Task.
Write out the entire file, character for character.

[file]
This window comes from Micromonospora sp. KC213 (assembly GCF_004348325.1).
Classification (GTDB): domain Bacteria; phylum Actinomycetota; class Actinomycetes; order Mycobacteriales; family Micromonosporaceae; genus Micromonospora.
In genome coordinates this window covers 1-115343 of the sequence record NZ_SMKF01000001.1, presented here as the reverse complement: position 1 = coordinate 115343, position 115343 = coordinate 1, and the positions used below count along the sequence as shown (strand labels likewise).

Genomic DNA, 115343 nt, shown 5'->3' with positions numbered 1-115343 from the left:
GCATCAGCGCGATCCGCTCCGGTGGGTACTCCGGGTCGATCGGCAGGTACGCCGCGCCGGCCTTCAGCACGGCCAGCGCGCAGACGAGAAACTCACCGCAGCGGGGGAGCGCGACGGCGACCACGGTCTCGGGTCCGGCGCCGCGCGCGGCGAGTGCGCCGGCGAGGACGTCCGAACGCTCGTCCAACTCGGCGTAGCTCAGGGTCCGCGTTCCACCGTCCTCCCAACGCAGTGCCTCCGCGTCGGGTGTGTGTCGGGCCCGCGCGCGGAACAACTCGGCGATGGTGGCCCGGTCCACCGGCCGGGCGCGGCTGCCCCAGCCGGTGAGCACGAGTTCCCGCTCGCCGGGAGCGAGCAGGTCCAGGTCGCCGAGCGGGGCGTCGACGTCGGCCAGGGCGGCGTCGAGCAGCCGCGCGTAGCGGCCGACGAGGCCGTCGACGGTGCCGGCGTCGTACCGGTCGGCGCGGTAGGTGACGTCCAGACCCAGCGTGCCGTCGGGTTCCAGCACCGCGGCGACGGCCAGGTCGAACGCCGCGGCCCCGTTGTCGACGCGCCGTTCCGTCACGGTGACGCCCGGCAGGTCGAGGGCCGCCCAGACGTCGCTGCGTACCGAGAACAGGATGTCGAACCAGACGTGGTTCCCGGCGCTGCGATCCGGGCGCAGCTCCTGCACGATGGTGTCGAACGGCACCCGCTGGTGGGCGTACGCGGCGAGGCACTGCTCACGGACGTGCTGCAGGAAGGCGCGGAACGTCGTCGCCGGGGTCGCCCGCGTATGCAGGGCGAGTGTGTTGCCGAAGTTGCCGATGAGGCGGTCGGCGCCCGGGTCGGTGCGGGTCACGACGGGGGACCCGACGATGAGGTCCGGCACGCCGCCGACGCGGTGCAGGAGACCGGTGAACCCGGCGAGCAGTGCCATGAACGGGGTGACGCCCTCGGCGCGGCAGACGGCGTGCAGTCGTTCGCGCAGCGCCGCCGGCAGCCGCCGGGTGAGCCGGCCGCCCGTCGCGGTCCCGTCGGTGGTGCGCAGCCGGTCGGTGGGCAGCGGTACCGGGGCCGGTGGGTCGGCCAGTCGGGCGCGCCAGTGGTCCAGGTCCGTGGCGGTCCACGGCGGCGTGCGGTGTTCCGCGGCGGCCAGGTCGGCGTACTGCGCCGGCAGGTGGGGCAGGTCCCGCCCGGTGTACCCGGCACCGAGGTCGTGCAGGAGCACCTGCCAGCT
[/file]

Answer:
This window comes from Micromonospora sp. KC213 (assembly GCF_004348325.1).
Classification (GTDB): domain Bacteria; phylum Actinomycetota; class Actinomycetes; order Mycobacteriales; family Micromonosporaceae; genus Micromonospora.
In genome coordinates this window covers 1-115343 of the sequence record NZ_SMKF01000001.1, presented here as the reverse complement: position 1 = coordinate 115343, position 115343 = coordinate 1, and the positions used below count along the sequence as shown (strand labels likewise).

Genomic DNA, 115343 nt, shown 5'->3' with positions numbered 1-115343 from the left:
GCATCAGCGCGATCCGCTCCGGTGGGTACTCCGGGTCGATCGGCAGGTACGCCGCGCCGGCCTTCAGCACGGCCAGCGCGCAGACGAGAAACTCACCGCAGCGGGGGAGCGCGACGGCGACCACGGTCTCGGGTCCGGCGCCGCGCGCGGCGAGTGCGCCGGCGAGGACGTCCGAACGCTCGTCCAACTCGGCGTAGCTCAGGGTCCGCGTTCCACCGTCCTCCCAACGCAGTGCCTCCGCGTCGGGTGTGTGTCGGGCCCGCGCGCGGAACAACTCGGCGATGGTGGCCCGGTCCACCGGCCGGGCGCGGCTGCCCCAGCCGGTGAGCACGAGTTCCCGCTCGCCGGGAGCGAGCAGGTCCAGGTCGCCGAGCGGGGCGTCGACGTCGGCCAGGGCGGCGTCGAGCAGCCGCGCGTAGCGGCCGACGAGGCCGTCGACGGTGCCGGCGTCGTACCGGTCGGCGCGGTAGGTGACGTCCAGACCCAGCGTGCCGTCGGGTTCCAGCACCGCGGCGACGGCCAGGTCGAACGCCGCGGCCCCGTTGTCGACGCGCCGTTCCGTCACGGTGACGCCCGGCAGGTCGAGGGCCGCCCAGACGTCGCTGCGTACCGAGAACAGGATGTCGAACCAGACGTGGTTCCCGGCGCTGCGATCCGGGCGCAGCTCCTGCACGATGGTGTCGAACGGCACCCGCTGGTGGGCGTACGCGGCGAGGCACTGCTCACGGACGTGCTGCAGGAAGGCGCGGAACGTCGTCGCCGGGGTCGCCCGCGTATGCAGGGCGAGTGTGTTGCCGAAGTTGCCGATGAGGCGGTCGGCGCCCGGGTCGGTGCGGGTCACGACGGGGGACCCGACGATGAGGTCCGGCACGCCGCCGACGCGGTGCAGGAGACCGGTGAACCCGGCGAGCAGTGCCATGAACGGGGTGACGCCCTCGGCGCGGCAGACGGCGTGCAGTCGTTCGCGCAGCGCCGCCGGCAGCCGCCGGGTGAGCCGGCCGCCCGTCGCGGTCCCGTCGGTGGTGCGCAGCCGGTCGGTGGGCAGCGGTACCGGGGCCGGTGGGTCGGCCAGTCGGGCGCGCCAGTGGTCCAGGTCCGTGGCGGTCCACGGCGGCGTGCGGTGTTCCGCGGCGGCCAGGTCGGCGTACTGCGCCGGCAGGTGGGGCAGGTCCCGCCCGGTGTACCCGGCACCGAGGTCGTGCAGGAGCACCTGCCAGCT